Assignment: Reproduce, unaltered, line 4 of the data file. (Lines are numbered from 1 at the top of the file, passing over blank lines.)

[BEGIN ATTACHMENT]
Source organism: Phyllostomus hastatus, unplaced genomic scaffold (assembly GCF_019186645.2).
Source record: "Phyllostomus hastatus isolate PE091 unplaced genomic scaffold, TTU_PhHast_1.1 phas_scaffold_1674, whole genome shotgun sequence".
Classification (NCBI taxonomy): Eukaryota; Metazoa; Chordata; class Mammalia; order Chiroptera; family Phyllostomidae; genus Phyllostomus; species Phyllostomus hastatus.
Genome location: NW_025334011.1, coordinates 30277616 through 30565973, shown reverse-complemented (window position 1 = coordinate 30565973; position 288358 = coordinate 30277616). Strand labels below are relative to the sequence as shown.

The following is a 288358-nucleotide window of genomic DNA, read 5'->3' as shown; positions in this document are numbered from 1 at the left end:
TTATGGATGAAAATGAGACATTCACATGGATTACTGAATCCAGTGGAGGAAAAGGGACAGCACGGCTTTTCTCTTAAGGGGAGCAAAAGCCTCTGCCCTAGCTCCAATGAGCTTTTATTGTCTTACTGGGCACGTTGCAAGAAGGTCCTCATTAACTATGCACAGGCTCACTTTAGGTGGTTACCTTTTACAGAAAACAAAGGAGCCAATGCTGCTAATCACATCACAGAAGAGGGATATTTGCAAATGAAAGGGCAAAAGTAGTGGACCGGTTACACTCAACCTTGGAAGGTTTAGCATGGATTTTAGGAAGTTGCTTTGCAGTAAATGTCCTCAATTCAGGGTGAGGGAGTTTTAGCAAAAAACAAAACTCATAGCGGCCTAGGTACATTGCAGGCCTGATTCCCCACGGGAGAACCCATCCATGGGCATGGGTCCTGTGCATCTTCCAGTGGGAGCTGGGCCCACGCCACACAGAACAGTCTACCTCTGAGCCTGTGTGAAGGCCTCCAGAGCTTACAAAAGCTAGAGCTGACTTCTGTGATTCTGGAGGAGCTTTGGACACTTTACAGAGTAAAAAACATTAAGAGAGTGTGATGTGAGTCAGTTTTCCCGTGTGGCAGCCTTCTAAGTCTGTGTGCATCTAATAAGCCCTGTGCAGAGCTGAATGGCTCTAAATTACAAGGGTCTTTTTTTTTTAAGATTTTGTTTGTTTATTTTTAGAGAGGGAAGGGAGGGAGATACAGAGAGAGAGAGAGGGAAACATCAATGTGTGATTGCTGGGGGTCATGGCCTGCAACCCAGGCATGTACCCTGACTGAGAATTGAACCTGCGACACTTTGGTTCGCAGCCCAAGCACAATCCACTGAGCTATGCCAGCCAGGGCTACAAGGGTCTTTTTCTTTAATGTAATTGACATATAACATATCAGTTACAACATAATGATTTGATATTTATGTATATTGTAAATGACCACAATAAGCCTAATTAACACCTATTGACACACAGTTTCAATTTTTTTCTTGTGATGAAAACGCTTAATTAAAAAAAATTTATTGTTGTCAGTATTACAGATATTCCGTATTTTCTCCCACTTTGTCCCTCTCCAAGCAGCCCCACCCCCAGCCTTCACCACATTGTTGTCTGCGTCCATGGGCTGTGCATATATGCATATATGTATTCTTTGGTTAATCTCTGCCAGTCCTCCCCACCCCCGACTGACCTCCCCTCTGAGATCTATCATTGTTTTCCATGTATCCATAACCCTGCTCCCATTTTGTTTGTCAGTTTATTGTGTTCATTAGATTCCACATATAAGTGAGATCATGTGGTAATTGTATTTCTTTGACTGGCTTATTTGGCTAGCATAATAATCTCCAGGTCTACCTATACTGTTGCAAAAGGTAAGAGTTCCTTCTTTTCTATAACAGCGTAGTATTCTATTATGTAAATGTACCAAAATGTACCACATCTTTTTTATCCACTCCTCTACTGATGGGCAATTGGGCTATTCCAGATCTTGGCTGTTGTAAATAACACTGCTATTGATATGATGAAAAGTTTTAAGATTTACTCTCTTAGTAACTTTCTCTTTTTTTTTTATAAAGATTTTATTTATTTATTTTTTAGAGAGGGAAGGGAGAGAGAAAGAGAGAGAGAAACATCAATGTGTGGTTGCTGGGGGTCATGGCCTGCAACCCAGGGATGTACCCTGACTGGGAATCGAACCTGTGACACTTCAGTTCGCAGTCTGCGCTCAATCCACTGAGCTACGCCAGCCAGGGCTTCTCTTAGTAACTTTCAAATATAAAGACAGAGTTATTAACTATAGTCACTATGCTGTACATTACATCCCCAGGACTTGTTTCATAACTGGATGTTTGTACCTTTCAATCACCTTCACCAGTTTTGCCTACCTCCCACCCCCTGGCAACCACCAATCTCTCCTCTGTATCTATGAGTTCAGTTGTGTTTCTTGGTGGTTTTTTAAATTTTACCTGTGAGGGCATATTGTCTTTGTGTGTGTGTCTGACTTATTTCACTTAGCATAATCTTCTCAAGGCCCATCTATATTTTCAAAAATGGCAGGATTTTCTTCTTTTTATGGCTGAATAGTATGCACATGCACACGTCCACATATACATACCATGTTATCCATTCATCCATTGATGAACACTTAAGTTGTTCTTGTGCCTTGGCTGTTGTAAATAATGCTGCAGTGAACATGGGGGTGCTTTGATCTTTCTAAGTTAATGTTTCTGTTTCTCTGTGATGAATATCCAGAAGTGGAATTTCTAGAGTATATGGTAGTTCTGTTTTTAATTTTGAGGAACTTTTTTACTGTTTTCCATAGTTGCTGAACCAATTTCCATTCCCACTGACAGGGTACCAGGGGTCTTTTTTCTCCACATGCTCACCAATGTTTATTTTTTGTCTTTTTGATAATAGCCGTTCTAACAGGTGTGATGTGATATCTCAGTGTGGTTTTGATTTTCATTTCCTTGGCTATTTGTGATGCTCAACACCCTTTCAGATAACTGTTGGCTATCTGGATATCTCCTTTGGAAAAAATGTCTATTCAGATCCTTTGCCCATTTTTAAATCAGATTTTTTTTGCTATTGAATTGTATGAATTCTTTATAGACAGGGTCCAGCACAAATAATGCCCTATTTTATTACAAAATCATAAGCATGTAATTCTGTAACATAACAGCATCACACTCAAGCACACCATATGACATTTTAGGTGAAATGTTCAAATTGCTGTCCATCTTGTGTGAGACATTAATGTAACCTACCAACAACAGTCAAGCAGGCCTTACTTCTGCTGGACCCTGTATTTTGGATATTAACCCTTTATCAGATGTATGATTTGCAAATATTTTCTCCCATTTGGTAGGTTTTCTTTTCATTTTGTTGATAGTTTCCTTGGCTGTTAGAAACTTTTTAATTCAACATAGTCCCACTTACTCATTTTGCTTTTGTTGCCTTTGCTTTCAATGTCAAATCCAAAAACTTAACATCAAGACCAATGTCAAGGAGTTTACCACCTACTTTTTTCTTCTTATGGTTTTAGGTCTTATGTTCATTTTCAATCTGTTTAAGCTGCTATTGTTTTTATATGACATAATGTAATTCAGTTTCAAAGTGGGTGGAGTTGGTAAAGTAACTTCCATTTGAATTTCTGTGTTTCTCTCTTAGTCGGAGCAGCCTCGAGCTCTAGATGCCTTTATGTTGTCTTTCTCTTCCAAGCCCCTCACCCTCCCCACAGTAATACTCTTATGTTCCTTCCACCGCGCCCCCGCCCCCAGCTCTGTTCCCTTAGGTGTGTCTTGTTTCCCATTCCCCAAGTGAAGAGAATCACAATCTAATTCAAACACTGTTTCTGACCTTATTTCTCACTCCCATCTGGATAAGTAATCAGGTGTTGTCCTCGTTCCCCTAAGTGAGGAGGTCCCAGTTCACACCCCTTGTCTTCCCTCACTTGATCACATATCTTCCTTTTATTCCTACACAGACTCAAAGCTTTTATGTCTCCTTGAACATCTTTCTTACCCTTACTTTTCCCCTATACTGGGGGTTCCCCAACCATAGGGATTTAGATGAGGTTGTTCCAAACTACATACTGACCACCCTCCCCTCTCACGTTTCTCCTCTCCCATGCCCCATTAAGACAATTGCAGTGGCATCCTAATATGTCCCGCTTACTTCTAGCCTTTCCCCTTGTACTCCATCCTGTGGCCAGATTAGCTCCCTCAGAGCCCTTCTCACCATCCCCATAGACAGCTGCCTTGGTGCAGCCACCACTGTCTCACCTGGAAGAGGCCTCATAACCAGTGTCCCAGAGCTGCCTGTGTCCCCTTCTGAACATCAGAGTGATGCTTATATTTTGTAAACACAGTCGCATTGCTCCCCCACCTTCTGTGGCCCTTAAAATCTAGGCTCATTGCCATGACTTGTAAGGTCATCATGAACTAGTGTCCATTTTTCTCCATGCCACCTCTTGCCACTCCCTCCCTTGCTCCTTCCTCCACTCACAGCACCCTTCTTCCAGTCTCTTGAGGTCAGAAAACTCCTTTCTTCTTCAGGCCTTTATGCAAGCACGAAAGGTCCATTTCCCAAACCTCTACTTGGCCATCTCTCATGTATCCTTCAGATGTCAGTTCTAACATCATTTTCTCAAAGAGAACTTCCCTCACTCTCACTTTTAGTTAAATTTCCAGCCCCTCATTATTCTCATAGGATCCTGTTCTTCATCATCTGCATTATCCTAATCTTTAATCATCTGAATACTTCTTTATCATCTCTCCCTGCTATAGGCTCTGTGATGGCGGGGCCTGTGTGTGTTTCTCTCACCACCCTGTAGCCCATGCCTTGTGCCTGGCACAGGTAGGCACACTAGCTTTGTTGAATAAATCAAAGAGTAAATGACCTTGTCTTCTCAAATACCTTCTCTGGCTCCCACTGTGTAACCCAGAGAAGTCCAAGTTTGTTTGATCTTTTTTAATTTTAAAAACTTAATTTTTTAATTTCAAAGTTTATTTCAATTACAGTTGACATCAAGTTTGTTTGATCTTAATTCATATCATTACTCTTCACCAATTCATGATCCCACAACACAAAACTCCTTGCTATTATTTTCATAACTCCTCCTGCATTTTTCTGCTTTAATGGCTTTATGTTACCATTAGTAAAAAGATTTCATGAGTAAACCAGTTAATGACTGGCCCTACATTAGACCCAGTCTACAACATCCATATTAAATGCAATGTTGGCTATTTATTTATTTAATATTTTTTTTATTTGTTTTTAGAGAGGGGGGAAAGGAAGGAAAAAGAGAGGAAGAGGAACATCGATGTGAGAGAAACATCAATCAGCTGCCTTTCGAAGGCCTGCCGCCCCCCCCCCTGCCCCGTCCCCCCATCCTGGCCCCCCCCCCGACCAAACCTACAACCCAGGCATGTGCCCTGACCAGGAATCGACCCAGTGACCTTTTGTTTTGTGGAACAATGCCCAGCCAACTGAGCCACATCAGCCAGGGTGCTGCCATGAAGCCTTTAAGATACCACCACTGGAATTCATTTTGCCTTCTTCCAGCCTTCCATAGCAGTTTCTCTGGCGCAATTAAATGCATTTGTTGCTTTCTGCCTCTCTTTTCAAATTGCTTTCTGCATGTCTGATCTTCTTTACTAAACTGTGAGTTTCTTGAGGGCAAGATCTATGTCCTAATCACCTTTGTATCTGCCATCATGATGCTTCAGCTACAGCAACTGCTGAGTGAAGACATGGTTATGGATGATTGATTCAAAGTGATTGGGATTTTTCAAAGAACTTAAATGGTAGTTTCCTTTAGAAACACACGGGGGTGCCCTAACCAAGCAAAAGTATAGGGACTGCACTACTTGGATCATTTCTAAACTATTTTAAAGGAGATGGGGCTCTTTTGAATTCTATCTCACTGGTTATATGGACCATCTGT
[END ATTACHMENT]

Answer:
Genome location: NW_025334011.1, coordinates 30277616 through 30565973, shown reverse-complemented (window position 1 = coordinate 30565973; position 288358 = coordinate 30277616). Strand labels below are relative to the sequence as shown.